Abstract: Smooth muscle is a major component of human tissues and is essential for the normal function of a multitude of organs including the intestine, urinary tract and the vascular system. The use of stem cells for cell-based tissue engineering and regeneration strategies represents a promising alternative for smooth muscle repair. For such strategies to succeed, a reliable source of smooth muscle precursor cells must be identified. Adipose tissue provides an abundant source of multipotent cells. In this study, the capacity of processed lipoaspirate (PLA) and adipose-derived stem cells to differentiate into phenotypic and functional smooth muscle cells was evaluated. To induce differentiation, PLA cells were cultured in smooth muscle differentiation medium. Smooth muscle differentiation of PLA cells induced genetic expression of all smooth muscle markers and further confirmed by increased protein expression of smooth muscle cell-specific α actin (ASMA), calponin, caldesmon, SM22, myosin heavy chain (MHC), and smoothelin. Clonal studies of adipose derived multipotent cells demonstrated differentiation of these cells into smooth muscle cells in addition to trilineage differentiation capacity. Importantly, smooth muscle-differentiated cells, but not their precursors, exhibit the functional ability to contract and relax in direct response to pharmacologic agents. In conclusion, adipose-derived cells have the potential to differentiate into functional smooth muscle cells and, thus, adipose tissue can be a useful source of cells for treatment of injured tissues where smooth muscle plays an important role.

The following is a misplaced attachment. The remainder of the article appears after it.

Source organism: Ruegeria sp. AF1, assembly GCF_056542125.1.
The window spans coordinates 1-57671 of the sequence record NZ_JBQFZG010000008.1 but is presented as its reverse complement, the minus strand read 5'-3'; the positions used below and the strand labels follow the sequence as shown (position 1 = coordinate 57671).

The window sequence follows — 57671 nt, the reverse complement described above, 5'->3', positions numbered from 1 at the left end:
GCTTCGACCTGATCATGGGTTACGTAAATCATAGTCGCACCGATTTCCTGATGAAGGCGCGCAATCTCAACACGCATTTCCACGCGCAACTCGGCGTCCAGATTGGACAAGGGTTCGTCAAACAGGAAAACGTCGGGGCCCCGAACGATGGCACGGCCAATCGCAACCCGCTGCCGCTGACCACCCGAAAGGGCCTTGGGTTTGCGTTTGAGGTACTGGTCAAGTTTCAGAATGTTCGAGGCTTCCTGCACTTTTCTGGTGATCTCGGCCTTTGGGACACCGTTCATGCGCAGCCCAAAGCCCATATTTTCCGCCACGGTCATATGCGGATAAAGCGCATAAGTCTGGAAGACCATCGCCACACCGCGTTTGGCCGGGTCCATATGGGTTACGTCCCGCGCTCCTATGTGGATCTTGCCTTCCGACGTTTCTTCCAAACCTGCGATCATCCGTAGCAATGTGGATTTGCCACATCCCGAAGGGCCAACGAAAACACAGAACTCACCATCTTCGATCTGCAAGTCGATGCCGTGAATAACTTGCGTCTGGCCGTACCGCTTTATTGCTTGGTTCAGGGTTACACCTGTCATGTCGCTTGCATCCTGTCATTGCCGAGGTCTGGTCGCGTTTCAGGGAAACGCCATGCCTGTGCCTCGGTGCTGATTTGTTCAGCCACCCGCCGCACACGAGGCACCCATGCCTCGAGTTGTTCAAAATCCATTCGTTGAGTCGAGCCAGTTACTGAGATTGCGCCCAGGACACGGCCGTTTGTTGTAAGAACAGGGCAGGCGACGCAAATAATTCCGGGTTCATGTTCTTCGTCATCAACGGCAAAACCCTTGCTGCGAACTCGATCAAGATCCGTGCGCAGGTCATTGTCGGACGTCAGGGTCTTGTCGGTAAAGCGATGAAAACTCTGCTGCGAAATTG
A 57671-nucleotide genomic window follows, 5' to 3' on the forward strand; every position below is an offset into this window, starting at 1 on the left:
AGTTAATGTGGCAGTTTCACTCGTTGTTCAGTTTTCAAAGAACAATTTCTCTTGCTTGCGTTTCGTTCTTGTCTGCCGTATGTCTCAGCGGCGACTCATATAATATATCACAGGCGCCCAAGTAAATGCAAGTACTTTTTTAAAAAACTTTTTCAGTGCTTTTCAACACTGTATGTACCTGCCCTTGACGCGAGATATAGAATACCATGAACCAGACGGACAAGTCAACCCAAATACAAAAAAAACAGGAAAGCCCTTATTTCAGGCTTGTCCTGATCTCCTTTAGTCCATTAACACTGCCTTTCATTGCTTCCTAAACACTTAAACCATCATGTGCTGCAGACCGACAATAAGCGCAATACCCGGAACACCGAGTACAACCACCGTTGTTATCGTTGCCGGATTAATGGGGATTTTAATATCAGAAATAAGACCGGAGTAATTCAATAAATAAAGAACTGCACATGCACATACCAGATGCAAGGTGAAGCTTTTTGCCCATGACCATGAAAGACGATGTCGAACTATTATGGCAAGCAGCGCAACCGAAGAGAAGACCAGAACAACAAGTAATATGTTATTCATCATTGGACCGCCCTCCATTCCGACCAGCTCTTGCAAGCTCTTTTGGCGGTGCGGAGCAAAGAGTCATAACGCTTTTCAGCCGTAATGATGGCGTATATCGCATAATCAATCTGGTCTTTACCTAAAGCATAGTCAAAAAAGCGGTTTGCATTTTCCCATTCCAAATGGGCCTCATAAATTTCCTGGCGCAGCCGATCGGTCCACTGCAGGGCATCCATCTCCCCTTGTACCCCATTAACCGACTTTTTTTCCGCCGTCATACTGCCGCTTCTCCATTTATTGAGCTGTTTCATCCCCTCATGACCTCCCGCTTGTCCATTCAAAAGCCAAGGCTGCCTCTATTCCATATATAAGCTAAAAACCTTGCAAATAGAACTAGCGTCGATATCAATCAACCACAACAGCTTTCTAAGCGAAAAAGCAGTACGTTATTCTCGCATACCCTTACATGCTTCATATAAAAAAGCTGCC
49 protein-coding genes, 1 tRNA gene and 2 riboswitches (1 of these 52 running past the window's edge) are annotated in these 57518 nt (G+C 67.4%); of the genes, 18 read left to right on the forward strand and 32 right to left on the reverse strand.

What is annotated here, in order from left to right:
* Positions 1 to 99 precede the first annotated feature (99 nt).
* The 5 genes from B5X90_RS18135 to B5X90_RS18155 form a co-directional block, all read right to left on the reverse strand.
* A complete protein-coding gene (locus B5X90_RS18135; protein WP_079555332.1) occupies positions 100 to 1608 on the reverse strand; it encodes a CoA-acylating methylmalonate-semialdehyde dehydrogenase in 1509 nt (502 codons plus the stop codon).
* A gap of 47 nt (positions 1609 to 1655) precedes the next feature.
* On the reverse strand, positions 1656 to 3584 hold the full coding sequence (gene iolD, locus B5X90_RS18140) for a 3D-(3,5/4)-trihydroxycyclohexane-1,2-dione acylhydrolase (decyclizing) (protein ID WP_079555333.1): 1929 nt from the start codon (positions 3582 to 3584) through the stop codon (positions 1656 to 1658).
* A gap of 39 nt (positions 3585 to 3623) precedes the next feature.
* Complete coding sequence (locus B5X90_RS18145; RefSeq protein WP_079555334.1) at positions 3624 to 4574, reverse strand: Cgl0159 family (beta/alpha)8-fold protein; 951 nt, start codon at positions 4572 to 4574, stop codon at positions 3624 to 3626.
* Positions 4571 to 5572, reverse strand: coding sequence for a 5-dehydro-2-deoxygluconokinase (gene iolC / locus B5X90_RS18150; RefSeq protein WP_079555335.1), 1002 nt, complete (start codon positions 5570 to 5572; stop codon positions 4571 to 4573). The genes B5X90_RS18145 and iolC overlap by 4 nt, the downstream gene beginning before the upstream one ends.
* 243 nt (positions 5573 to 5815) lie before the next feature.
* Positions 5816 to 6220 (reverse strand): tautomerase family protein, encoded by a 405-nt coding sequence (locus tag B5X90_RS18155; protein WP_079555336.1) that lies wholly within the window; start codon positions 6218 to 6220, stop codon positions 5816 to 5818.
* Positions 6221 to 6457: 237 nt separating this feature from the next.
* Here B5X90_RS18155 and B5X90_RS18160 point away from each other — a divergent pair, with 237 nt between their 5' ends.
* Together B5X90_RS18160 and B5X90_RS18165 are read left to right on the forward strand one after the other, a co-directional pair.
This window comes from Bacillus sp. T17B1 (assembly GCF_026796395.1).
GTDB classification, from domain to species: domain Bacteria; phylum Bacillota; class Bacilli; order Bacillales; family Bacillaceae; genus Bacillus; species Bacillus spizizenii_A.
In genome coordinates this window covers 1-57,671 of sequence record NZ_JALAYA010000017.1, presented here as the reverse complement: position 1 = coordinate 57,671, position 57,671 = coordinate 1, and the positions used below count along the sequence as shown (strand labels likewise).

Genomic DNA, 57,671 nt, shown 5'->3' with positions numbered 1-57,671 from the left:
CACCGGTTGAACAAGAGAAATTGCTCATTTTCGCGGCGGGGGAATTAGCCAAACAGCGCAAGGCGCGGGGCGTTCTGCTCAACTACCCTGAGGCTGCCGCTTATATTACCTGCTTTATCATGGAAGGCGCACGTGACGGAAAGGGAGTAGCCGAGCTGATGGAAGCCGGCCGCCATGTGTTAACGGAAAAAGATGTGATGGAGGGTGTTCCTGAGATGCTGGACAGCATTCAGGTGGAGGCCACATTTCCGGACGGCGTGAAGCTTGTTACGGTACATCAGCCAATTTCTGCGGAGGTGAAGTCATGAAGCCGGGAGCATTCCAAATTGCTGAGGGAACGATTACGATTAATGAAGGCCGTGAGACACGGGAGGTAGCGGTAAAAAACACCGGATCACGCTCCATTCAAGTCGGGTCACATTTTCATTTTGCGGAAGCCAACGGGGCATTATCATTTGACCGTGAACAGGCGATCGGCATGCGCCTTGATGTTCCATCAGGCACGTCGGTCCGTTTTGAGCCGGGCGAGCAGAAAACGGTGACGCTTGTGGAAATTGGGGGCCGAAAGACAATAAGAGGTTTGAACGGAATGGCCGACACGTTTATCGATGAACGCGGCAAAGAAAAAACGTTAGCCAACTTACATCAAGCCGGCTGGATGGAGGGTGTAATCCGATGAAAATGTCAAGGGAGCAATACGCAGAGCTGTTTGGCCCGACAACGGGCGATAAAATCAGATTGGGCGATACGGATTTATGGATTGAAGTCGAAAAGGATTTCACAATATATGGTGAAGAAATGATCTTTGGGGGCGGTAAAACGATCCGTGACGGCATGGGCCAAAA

01 May 2011-Gastroenterology
TL;DR: It is suggested that on full-thickness biopsy specimens, cellular abnormalities are found in the majority of patients with gastroparesis, and an increase in CD45 and CD68 immunoreactivity is found.
Abstract: Background & Aims Cellular changes associated with diabetic and idiopathic gastroparesis are not well described. The aim of this study was to describe histologic abnormalities in gastroparesis and compare findings in idiopathic versus diabetic gastroparesis. Methods Full-thickness gastric body biopsy specimens were obtained from 40 patients with gastroparesis (20 diabetic) and matched controls. Sections were stained for H&E and trichrome and immunolabeled with antibodies against protein gene product (PGP) 9.5, neuronal nitric oxide synthase (nNOS), vasoactive intestinal peptide, substance P, and tyrosine hydroxylase to quantify nerves, S100β for glia, Kit for interstitial cells of Cajal (ICC), CD45 and CD68 for immune cells, and smoothelin for smooth muscle cells. Tissue was also examined by transmission electron microscopy. Results Histologic abnormalities were found in 83% of patients. The most common defects were loss of ICC with remaining ICC showing injury, an abnormal immune infiltrate containing macrophages, and decreased nerve fibers. On light microscopy, no significant differences were found between diabetic and idiopathic gastroparesis with the exception of nNOS expression, which was decreased in more patients with idiopathic gastroparesis (40%) compared with diabetic patients (20%) by visual grading. On electron microscopy, a markedly increased connective tissue stroma was present in both disorders. Conclusions This study suggests that on full-thickness biopsy specimens, cellular abnormalities are found in the majority of patients with gastroparesis. The most common findings were loss of Kit expression, suggesting loss of ICC, and an increase in CD45 and CD68 immunoreactivity. These findings suggest that examination of tissue can lead to valuable insights into the pathophysiology of these disorders and offer hope that new therapeutic targets can be found.